Saturday, 8 December 2018


Several hedges on Foxhill Farm have been laid in the traditional manner, one stretch beside the A361 having been completed only in the last few days. It isn't cheap but the result is a stockproof barrier which should be good for many years.

A newly-laid hedge on the western border of Foxhill Farm.
8 December, 2018
Laid hedges have existed in Britain for many centuries, certainly since Saxon times, although to go back any further is problematic.

In this area hawthorn is by far the favourite tree for the purpose. It is moderately thorny but not viciously so and is quick to recover from the trauma of the laying process. Well over 90% of the hawthorn in this area is Common Hawthorn, Crataegus monogyna. Other names are may, quickthorn and whitethorn. It has quite deeply lobed leaves and, although hybrids are frequent the pure species is instantly recognisable.

Common Hawthorn, here showing the mine of  the Firethorn Leaf-miner,
Phyllonorycter leucographella.
Far less common is the Midland Hawthorn, Crataegus laevigata. It has shallowly lobed leaves and again although I have encountered hybrids, the 'real thing' is distinctive. The two species harbour, as far as I know, the same mites, caterpillars, bugs and beetles. 

Midland Hawthorn at Foxhill Farm. 17 September, 2018

In some cases a laid hedge will retain a few trees to grow on and perhaps provide shade for livestock.  Ash, Fraxinus excelsior, will quickly colonise a hedge and growth can be rapid. It can be laid along with the hawthorn and was to some extent encouraged a couple of centuries back, its timber being useful for a variety of tasks. Significant gaps can however develop in the hedge beneath an ash tree and to some extent its shade may be responsible. A more significant problem however is the spread of its considerable root system which will rob the surrounding soil of water and mineral salts.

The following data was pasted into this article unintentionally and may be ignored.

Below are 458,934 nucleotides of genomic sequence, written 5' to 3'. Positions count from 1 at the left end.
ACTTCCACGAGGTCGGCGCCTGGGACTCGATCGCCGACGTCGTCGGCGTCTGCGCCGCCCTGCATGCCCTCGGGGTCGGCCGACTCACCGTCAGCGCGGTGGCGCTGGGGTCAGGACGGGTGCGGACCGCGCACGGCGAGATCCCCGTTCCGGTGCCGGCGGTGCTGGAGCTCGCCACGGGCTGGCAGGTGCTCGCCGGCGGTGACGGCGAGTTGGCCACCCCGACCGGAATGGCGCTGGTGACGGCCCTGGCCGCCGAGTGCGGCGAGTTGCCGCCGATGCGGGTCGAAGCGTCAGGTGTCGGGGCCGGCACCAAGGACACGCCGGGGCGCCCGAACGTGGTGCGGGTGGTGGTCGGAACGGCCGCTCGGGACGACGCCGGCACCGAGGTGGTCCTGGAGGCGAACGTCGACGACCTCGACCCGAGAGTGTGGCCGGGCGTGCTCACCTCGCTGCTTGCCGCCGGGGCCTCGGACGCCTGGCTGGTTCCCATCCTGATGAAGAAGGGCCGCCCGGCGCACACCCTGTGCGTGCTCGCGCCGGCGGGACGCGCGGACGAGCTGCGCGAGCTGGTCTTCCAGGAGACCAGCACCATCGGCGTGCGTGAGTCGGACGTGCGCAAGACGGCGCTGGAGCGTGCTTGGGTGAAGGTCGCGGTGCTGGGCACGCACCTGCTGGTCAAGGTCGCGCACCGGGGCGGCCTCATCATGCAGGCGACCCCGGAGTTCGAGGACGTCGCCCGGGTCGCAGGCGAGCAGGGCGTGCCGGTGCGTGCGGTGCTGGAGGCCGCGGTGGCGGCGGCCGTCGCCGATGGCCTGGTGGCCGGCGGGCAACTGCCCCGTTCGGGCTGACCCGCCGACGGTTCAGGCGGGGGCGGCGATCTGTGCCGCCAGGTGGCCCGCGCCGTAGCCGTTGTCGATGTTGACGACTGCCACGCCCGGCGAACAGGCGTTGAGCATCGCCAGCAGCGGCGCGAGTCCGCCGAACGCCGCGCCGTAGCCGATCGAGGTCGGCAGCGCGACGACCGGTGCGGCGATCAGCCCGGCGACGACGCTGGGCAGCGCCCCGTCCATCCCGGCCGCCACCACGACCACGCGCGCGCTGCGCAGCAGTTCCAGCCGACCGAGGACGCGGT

Ash trees in a hedgerow at Foxhill Farm. Note the rather 'gappy' hedge
to the right of the trees. 8 December, 2018

In some respects Blackthorn, Prunus spinosa, makes a better hedgerow, with its long and very sharp thorns deterring, if not cattle, certainly any humans bent on mischief. A significant drawback to the use of blackthorn lie in its tendency to throw out runners. As the photograph shows, these form a thicket of new growth a few feet from the parents. Modern equipment makes short work of these but a few decades back the constant removal of this growth must have been an irksome task.

Blackthorn runners throwing up new growth.
Foxhill Farm. 8 December, 2018
Today, besides strolling along and musing about hedges I was, as ever, on the lookout for invertebrates. Despite the chilly conditions (about 10 degrees Celsius but with a strong wind) a few seven-spot ladybirds were about but little else. Not until, that is, I found some uprooted tree stumps to investigate. 
Uprooted tree stumps formed an interesting habitat for me to
investigate. Foxhill Farm, 8 December, 2018
Some of the stumps were elder, Sambucus nigra, a hedgerow plant par excellence. It is not everyone's favourite but I have a soft spot for it, not least because it supports a surprising variety of wildlife. Not today of course, standing leafless or dead, although in fact even the dead branches have their points of interest, with Elder Whitewash, Hyphodontia sambuci, very evident. Common names can be pointless, even silly, but this fungus really does give the impression that someone has smeared the wood with white emulsion paint.

Elder Whitewash on a dead branch. Foxhill Farm, 8 December, 2018
A close examination of the rotting wood and loose bark revealed several beetles and bugs. The beetles will be a challenge as they aren't really my speciality and some were less than 3 mm long. The bugs were specimens of Drymus sylvaticus. This is a widespread species and, as the specific name indicates, it is frequently found in woodlands (Latin sylva, wood). Pleasingly it was a new species for the farm.

So having demonstrated unbridled courage in facing the weather I felt the effort was worth it.


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